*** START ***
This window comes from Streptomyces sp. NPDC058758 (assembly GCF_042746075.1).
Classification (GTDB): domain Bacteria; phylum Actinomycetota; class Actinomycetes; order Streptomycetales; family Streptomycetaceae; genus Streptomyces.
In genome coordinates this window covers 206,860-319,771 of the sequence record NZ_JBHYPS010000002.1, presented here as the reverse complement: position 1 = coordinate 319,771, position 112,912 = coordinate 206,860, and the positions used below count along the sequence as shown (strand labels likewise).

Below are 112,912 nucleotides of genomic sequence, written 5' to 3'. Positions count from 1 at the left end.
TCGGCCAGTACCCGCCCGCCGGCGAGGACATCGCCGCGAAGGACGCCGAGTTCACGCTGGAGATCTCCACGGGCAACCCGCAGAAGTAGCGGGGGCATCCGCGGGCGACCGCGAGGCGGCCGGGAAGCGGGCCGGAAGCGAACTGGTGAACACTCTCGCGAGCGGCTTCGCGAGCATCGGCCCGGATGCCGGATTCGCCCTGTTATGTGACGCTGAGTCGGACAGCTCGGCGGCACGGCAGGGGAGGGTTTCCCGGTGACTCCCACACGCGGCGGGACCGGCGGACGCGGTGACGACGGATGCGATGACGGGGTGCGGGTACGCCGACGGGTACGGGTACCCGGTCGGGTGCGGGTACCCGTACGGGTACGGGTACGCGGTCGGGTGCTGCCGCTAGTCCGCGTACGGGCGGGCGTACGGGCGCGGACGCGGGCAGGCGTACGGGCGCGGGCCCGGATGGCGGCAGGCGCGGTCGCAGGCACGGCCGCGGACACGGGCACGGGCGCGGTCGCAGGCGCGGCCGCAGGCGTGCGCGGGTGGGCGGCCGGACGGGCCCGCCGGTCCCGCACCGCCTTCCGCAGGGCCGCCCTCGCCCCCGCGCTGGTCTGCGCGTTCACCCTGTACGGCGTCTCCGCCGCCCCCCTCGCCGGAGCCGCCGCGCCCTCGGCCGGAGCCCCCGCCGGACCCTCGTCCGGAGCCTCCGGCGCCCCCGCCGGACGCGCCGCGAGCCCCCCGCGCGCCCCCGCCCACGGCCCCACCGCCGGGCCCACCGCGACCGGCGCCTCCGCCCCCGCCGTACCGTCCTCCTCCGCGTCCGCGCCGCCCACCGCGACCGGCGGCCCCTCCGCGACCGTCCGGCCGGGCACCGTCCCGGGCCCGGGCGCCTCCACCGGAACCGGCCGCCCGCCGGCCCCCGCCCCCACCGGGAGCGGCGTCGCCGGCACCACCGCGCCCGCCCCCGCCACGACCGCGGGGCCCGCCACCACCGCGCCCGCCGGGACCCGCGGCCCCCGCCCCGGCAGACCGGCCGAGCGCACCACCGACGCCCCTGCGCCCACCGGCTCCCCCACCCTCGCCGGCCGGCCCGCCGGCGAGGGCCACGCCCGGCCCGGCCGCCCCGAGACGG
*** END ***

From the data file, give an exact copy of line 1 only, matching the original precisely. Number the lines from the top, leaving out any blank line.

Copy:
This window comes from Streptomyces sp. NPDC058758 (assembly GCF_042746075.1).